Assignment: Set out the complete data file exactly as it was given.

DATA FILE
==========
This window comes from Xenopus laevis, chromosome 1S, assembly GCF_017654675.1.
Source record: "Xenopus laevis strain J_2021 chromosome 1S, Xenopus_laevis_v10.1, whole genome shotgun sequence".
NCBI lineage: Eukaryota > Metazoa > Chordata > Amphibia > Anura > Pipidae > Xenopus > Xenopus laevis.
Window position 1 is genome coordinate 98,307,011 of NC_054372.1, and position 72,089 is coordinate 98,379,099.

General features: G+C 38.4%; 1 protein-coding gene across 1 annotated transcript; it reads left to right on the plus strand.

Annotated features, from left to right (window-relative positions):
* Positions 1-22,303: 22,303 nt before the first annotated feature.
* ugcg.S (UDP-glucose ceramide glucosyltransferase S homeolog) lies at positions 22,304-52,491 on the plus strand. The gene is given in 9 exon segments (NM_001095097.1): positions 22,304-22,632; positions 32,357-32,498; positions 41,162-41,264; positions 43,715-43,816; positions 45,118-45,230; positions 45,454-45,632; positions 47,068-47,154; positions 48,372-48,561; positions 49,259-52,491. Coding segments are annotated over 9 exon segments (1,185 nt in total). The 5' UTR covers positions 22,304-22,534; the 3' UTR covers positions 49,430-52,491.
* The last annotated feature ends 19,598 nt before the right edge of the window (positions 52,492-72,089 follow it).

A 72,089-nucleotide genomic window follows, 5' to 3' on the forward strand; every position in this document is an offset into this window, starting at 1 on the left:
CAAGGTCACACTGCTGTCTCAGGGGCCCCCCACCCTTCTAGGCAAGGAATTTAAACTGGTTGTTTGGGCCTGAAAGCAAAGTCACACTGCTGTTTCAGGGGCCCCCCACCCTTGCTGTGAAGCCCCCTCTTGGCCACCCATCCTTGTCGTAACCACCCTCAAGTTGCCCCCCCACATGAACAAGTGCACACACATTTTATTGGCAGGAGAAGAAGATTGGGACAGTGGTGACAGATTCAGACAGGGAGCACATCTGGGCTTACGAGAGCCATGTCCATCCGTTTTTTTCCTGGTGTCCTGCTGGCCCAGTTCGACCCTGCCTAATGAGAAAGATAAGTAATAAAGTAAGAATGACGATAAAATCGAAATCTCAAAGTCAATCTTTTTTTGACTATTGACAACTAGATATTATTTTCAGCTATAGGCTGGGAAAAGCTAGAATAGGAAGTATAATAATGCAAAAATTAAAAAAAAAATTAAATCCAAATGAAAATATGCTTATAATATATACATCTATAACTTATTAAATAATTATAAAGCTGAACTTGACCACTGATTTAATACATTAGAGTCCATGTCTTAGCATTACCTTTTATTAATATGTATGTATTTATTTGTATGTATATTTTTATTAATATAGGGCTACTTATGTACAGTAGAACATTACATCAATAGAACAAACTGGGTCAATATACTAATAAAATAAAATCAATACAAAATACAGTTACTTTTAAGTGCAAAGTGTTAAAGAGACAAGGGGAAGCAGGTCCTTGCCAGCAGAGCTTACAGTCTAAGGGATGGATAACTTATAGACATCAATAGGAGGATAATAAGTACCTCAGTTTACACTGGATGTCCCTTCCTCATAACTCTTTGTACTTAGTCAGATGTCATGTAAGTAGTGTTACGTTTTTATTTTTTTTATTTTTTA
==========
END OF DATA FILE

This window comes from Xenopus laevis, chromosome 1S, assembly GCF_017654675.1.
Source record: "Xenopus laevis strain J_2021 chromosome 1S, Xenopus_laevis_v10.1, whole genome shotgun sequence".
NCBI lineage: Eukaryota > Metazoa > Chordata > Amphibia > Anura > Pipidae > Xenopus > Xenopus laevis.
Window position 1 is genome coordinate 98,307,011 of NC_054372.1, and position 72,089 is coordinate 98,379,099.

General features: G+C 38.4%; 1 protein-coding gene across 1 annotated transcript; it reads left to right on the plus strand.

Annotated features, from left to right (window-relative positions):
* Positions 1-22,303: 22,303 nt before the first annotated feature.
* ugcg.S (UDP-glucose ceramide glucosyltransferase S homeolog) lies at positions 22,304-52,491 on the plus strand. The gene is given in 9 exon segments (NM_001095097.1): positions 22,304-22,632; positions 32,357-32,498; positions 41,162-41,264; positions 43,715-43,816; positions 45,118-45,230; positions 45,454-45,632; positions 47,068-47,154; positions 48,372-48,561; positions 49,259-52,491. Coding segments are annotated over 9 exon segments (1,185 nt in total). The 5' UTR covers positions 22,304-22,534; the 3' UTR covers positions 49,430-52,491.
* The last annotated feature ends 19,598 nt before the right edge of the window (positions 52,492-72,089 follow it).

A 72,089-nucleotide genomic window follows, 5' to 3' on the forward strand; every position in this document is an offset into this window, starting at 1 on the left:
CAAGGTCACACTGCTGTCTCAGGGGCCCCCCACCCTTCTAGGCAAGGAATTTAAACTGGTTGTTTGGGCCTGAAAGCAAAGTCACACTGCTGTTTCAGGGGCCCCCCACCCTTGCTGTGAAGCCCCCTCTTGGCCACCCATCCTTGTCGTAACCACCCTCAAGTTGCCCCCCCACATGAACAAGTGCACACACATTTTATTGGCAGGAGAAGAAGATTGGGACAGTGGTGACAGATTCAGACAGGGAGCACATCTGGGCTTACGAGAGCCATGTCCATCCGTTTTTTTCCTGGTGTCCTGCTGGCCCAGTTCGACCCTGCCTAATGAGAAAGATAAGTAATAAAGTAAGAATGACGATAAAATCGAAATCTCAAAGTCAATCTTTTTTTGACTATTGACAACTAGATATTATTTTCAGCTATAGGCTGGGAAAAGCTAGAATAGGAAGTATAATAATGCAAAAATTAAAAAAAAAATTAAATCCAAATGAAAATATGCTTATAATATATACATCTATAACTTATTAAATAATTATAAAGCTGAACTTGACCACTGATTTAATACATTAGAGTCCATGTCTTAGCATTACCTTTTATTAATATGTATGTATTTATTTGTATGTATATTTTTATTAATATAGGGCTACTTATGTACAGTAGAACATTACATCAATAGAACAAACTGGGTCAATATACTAATAAAATAAAATCAATACAAAATACAGTTACTTTTAAGTGCAAAGTGTTAAAGAGACAAGGGGAAGCAGGTCCTTGCCAGCAGAGCTTACAGTCTAAGGGATGGATAACTTATAGACATCAATAGGAGGATAATAAGTACCTCAGTTTACACTGGATGTCCCTTCCTCATAACTCTTTGTACTTAGTCAGATGTCATGTAAGTAGTGTTACGTTTTTATTTTTTTTATTTTTTA